Juicy Tofu & Edamame Dumplings


  • 16 oz. (453) firm tofu
  • 1 cup (150g) shelled edamame
  • 3 shiitake mushrooms
  • 2 tbsp soybean oil
  • 1 tbsp Shaoxing cooking wine (or sake/vodka), optional
  • 2 tsp fresh ginger, grated
  • 1 tsp sugar
  • 1 tsp salt
  • ¼ tsp white pepper powder
  • 1 cup soy aspic (see below)


  • 1½ cups (360 ml) water
  • 1 tbsp soy sauce
  • 1 tbsp mushroom powder
  • 1 tsp agar agar powder


  • 2 cups (250g) flour
  • 6 oz. (170g) fresh spinach, optional
  • ½ cup (120 ml) water


Prepare In Advance

  1. Cut the tofu into ½-inch (1cm) cubes and place on a parchment paper lined tray and freeze for at least 2 hours.
  2. Make the vegan aspic in a frying pan by pouring in the water and soy sauce. Bring to a boil and sprinkle in the mushroom powder, stirring to dissolve. Sprinkle the agar agar powder evenly on the liquid’s surface so that it doesn’t clump. Let the powder dissolve, turn the heat down to a gentle boil for 2 minutes. It will thicken slightly. Pour into a bowl and let it cool. When cool to touch, place the bowl in the refrigerator to set.


  1. Take the tofu and shelled edamame out of the freezer and the aspic out of the fridge. Let these sit at room temperature for an hour.
  2. Prepare the dumpling wrappers. If you’re using spinach to dye the wrappers, then steam the leaves for 1-2 minutes until wilted. Blend with ½ cup (120 ml) water.
  3. Place the flour in a large bowl. Whilst stirring continuously, gradually pour in the blended spinach (or water) until the mixture begins to clump together in little clusters. When a large ball of dough starts to form, don’t add any more liquid. You may not need all of the spinach juice (save that for a smoothie)!
  4. Turn the dough out onto a clean work surface and knead for 10 minutes, or until the dough becomes smooth and elastic. If it’s sticky and too wet, add another tablespoon or two of flour. If it’s too dry, add another tablespoon of spinach water. Cover the dough with a clean, damp dish cloth and set aside for 20 minutes while you prepare the filling.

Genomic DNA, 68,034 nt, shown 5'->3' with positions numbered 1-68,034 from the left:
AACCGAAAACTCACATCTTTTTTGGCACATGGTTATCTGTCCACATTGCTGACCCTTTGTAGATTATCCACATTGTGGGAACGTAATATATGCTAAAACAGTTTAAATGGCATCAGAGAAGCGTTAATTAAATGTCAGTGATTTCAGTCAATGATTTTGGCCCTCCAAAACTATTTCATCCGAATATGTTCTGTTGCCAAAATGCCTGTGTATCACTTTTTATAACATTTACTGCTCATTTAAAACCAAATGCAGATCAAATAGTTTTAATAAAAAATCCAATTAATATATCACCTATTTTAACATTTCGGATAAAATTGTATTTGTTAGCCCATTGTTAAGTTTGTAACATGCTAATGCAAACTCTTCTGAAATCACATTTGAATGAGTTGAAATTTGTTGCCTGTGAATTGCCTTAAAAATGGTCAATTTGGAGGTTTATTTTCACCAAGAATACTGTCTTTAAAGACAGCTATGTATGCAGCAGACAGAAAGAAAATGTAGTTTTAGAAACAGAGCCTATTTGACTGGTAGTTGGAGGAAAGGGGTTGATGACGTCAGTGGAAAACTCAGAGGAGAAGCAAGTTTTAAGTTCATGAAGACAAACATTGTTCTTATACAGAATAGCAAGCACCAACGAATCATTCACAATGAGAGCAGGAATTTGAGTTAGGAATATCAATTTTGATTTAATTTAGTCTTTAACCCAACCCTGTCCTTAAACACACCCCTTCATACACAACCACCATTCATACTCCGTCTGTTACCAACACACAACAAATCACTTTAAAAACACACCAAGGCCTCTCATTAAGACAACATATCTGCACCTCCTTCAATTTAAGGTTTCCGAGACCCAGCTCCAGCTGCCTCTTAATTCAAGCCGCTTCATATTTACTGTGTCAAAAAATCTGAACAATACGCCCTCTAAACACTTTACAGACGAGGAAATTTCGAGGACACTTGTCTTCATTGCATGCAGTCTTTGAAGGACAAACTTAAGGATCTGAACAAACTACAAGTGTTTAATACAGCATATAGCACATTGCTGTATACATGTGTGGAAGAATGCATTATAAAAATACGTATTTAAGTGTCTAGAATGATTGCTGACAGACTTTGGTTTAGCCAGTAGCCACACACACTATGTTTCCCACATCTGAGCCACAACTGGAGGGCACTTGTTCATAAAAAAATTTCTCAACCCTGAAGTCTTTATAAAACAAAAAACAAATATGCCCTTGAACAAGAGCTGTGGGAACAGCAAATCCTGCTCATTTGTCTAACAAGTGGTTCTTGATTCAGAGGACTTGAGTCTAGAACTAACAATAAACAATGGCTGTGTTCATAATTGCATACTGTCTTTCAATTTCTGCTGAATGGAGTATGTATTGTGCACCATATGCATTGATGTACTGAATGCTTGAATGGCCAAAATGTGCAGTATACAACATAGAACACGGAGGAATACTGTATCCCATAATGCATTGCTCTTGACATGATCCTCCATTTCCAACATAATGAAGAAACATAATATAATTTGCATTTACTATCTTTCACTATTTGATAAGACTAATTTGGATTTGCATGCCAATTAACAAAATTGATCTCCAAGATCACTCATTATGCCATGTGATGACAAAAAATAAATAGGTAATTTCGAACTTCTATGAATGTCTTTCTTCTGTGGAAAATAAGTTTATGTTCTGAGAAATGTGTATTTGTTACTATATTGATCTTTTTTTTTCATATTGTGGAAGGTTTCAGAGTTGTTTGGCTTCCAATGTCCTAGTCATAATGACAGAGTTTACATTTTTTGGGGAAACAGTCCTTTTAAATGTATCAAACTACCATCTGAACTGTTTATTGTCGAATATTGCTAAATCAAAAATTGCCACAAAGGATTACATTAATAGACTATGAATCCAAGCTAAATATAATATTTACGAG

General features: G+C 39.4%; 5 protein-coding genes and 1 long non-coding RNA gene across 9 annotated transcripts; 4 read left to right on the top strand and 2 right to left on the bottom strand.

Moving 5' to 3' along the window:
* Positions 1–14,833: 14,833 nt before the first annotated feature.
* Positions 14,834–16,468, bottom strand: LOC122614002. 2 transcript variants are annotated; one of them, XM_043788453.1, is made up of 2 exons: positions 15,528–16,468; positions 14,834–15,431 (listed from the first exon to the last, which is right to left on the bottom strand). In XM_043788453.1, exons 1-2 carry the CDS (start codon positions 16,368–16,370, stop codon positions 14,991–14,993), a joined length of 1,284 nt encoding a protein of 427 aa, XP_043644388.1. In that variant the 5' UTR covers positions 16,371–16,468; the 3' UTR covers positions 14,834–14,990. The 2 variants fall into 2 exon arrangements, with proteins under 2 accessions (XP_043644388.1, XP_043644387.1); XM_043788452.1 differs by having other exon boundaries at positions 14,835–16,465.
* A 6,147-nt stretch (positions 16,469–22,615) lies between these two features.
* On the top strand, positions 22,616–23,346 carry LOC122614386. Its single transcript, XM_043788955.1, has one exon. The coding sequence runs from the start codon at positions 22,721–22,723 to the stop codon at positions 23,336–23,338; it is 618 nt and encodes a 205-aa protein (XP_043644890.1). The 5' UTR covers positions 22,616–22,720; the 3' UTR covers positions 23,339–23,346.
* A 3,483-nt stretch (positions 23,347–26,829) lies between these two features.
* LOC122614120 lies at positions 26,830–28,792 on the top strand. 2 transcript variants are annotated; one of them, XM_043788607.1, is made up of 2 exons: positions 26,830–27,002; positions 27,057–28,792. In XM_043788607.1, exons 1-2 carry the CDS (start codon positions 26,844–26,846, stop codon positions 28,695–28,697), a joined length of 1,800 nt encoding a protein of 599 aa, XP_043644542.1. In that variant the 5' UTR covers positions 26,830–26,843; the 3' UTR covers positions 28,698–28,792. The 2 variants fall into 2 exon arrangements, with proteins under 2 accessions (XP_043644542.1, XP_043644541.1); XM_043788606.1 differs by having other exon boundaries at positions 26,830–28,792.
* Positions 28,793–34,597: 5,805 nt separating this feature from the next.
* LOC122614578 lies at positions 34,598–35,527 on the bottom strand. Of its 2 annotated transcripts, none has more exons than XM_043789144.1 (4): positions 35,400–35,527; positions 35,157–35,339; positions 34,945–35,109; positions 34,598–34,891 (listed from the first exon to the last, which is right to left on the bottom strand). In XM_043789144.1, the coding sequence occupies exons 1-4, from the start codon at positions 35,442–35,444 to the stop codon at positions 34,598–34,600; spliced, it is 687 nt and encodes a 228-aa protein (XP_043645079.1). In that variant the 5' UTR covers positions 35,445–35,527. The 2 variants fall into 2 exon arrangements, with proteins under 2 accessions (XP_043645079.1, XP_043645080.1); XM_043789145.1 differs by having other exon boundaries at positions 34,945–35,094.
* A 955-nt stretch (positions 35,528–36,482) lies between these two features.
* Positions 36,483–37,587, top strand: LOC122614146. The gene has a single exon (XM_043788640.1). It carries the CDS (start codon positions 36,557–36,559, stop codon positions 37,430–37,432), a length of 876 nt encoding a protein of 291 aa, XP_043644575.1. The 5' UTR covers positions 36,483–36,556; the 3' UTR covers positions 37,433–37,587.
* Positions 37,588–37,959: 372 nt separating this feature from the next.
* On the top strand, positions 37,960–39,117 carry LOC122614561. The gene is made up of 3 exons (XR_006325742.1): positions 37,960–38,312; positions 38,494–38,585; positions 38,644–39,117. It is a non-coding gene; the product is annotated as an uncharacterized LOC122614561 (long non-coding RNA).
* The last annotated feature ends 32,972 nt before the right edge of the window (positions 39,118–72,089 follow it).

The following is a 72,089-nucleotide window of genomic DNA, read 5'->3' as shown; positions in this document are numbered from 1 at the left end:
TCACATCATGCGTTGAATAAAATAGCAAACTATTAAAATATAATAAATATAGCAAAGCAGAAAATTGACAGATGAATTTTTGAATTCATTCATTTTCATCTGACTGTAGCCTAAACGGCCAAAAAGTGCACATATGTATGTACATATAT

5. Finely chop the tofu, edamame and mushrooms and place into a bowl. Combine with the oil, cooking wine (if using), ginger, sugar, salt and white pepper. Finely chop or crumble the aspic and mix evenly into the filling.
  6. On a clean, lightly floured work surface, roll the wrapper dough into a long, skinny log – about 1-inch (2.5 cm) in diameter and divide it into 30 equal pieces. Keep these pieces covered with a damp dish cloth while you’re assembling the dumplings. Use a rolling pin to flatten each piece and roll it out into thin 1/16-inch (2mm) by 4″ inch (10 cm) diameter rounds – try to go thin as possible without tearing the wrapper when assembling. And it’s perfectly acceptable if they’re not perfect circles.
  7. Assemble the dumplings one at a time: Place one dough round in the palm of your hand. Place one tablespoonful of the filling in the center of the wrapper. Fold pleats (clockwise or counterclockwise) around the circumference of the wrapper that overlap each other slightly and meet in the middle. As you get towards the last fold, start to twist and gather pleats in the same direction you’ve been folding, creating a pointy tip in the center. Place the assembled dumpling onto a parchment-paper lined steamer basket and continue to assemble until you run out of wrappers or filling.
  8. Make sure to have an inch (2.5cm) of space between each dumpling, and steam them for 7-8 minutes over an inch (2.5cm) of boiling water. Serve hot!